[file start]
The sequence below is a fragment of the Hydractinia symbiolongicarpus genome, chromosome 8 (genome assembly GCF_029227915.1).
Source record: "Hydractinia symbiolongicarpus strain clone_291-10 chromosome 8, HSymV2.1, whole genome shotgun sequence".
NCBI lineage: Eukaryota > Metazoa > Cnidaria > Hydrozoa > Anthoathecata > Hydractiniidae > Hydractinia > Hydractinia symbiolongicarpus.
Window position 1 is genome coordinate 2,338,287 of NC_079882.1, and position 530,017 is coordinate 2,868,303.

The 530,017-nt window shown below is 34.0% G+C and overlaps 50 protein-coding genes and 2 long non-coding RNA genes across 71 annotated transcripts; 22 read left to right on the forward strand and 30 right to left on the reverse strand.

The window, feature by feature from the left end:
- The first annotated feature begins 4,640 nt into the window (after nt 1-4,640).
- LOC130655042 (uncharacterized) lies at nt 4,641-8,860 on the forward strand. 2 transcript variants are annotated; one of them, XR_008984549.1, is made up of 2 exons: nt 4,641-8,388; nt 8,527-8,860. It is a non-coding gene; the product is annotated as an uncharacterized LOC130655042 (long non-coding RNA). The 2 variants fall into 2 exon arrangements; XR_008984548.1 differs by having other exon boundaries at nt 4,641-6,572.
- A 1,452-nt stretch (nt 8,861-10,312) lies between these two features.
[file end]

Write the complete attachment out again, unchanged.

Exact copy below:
The sequence below is a fragment of the Hydractinia symbiolongicarpus genome, chromosome 8 (genome assembly GCF_029227915.1).
Source record: "Hydractinia symbiolongicarpus strain clone_291-10 chromosome 8, HSymV2.1, whole genome shotgun sequence".
NCBI lineage: Eukaryota > Metazoa > Cnidaria > Hydrozoa > Anthoathecata > Hydractiniidae > Hydractinia > Hydractinia symbiolongicarpus.
Window position 1 is genome coordinate 2,338,287 of NC_079882.1, and position 530,017 is coordinate 2,868,303.

The 530,017-nt window shown below is 34.0% G+C and overlaps 50 protein-coding genes and 2 long non-coding RNA genes across 71 annotated transcripts; 22 read left to right on the forward strand and 30 right to left on the reverse strand.

The window, feature by feature from the left end:
- The first annotated feature begins 4,640 nt into the window (after nt 1-4,640).
- LOC130655042 (uncharacterized) lies at nt 4,641-8,860 on the forward strand. 2 transcript variants are annotated; one of them, XR_008984549.1, is made up of 2 exons: nt 4,641-8,388; nt 8,527-8,860. It is a non-coding gene; the product is annotated as an uncharacterized LOC130655042 (long non-coding RNA). The 2 variants fall into 2 exon arrangements; XR_008984548.1 differs by having other exon boundaries at nt 4,641-6,572.
- A 1,452-nt stretch (nt 8,861-10,312) lies between these two features.